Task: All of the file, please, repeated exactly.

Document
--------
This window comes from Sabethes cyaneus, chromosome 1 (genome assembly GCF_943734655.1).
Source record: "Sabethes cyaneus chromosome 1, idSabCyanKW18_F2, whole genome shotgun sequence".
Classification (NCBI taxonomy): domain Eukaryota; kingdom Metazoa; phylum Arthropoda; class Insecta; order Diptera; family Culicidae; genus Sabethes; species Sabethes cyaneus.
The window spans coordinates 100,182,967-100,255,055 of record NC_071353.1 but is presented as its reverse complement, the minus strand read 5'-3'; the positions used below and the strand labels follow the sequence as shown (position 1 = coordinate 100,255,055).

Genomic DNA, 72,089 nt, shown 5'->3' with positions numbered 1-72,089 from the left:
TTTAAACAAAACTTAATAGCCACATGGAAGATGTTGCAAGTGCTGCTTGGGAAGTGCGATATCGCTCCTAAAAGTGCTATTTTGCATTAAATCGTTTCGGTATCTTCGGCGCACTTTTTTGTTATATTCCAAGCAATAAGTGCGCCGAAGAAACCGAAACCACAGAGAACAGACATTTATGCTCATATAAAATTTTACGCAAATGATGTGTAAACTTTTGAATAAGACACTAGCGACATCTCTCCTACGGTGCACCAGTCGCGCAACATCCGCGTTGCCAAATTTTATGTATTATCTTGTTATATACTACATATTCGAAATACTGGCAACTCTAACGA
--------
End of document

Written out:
This window comes from Sabethes cyaneus, chromosome 1 (genome assembly GCF_943734655.1).
Source record: "Sabethes cyaneus chromosome 1, idSabCyanKW18_F2, whole genome shotgun sequence".
Classification (NCBI taxonomy): domain Eukaryota; kingdom Metazoa; phylum Arthropoda; class Insecta; order Diptera; family Culicidae; genus Sabethes; species Sabethes cyaneus.
The window spans coordinates 100,182,967-100,255,055 of record NC_071353.1 but is presented as its reverse complement, the minus strand read 5'-3'; the positions used below and the strand labels follow the sequence as shown (position 1 = coordinate 100,255,055).

Genomic DNA, 72,089 nt, shown 5'->3' with positions numbered 1-72,089 from the left:
TTTAAACAAAACTTAATAGCCACATGGAAGATGTTGCAAGTGCTGCTTGGGAAGTGCGATATCGCTCCTAAAAGTGCTATTTTGCATTAAATCGTTTCGGTATCTTCGGCGCACTTTTTTGTTATATTCCAAGCAATAAGTGCGCCGAAGAAACCGAAACCACAGAGAACAGACATTTATGCTCATATAAAATTTTACGCAAATGATGTGTAAACTTTTGAATAAGACACTAGCGACATCTCTCCTACGGTGCACCAGTCGCGCAACATCCGCGTTGCCAAATTTTATGTATTATCTTGTTATATACTACATATTCGAAATACTGGCAACTCTAACGA